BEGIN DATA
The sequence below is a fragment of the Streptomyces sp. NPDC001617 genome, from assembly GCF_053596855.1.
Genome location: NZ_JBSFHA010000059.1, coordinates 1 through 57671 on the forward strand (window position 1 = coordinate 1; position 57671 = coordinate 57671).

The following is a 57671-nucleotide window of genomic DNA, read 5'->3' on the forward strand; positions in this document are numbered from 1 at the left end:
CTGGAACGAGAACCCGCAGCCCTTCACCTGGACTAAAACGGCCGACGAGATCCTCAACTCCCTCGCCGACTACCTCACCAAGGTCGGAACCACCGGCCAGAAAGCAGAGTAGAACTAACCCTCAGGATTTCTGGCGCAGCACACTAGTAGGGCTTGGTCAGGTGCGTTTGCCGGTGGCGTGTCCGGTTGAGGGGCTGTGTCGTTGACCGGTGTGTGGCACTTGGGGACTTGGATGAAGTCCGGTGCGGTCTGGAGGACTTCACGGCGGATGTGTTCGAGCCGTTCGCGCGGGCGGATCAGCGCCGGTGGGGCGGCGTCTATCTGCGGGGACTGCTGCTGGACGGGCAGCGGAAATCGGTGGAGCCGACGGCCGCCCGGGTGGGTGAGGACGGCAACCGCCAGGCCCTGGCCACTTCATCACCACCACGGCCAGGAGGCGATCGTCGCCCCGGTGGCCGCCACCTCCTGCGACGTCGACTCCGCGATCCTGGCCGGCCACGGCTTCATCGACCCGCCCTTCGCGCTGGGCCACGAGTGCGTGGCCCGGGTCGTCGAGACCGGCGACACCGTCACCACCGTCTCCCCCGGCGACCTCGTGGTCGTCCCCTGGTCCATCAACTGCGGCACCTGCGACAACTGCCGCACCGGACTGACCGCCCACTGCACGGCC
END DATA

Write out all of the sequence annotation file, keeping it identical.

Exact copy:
The sequence below is a fragment of the Streptomyces sp. NPDC001617 genome, from assembly GCF_053596855.1.
Genome location: NZ_JBSFHA010000059.1, coordinates 1 through 57671 on the forward strand (window position 1 = coordinate 1; position 57671 = coordinate 57671).

The following is a 57671-nucleotide window of genomic DNA, read 5'->3' on the forward strand; positions in this document are numbered from 1 at the left end:
CTGGAACGAGAACCCGCAGCCCTTCACCTGGACTAAAACGGCCGACGAGATCCTCAACTCCCTCGCCGACTACCTCACCAAGGTCGGAACCACCGGCCAGAAAGCAGAGTAGAACTAACCCTCAGGATTTCTGGCGCAGCACACTAGTAGGGCTTGGTCAGGTGCGTTTGCCGGTGGCGTGTCCGGTTGAGGGGCTGTGTCGTTGACCGGTGTGTGGCACTTGGGGACTTGGATGAAGTCCGGTGCGGTCTGGAGGACTTCACGGCGGATGTGTTCGAGCCGTTCGCGCGGGCGGATCAGCGCCGGTGGGGCGGCGTCTATCTGCGGGGACTGCTGCTGGACGGGCAGCGGAAATCGGTGGAGCCGACGGCCGCCCGGGTGGGTGAGGACGGCAACCGCCAGGCCCTGGCCACTTCATCACCACCACGGCCAGGAGGCGATCGTCGCCCCGGTGGCCGCCACCTCCTGCGACGTCGACTCCGCGATCCTGGCCGGCCACGGCTTCATCGACCCGCCCTTCGCGCTGGGCCACGAGTGCGTGGCCCGGGTCGTCGAGACCGGCGACACCGTCACCACCGTCTCCCCCGGCGACCTCGTGGTCGTCCCCTGGTCCATCAACTGCGGCACCTGCGACAACTGCCGCACCGGACTGACCGCCCACTGCACGGCC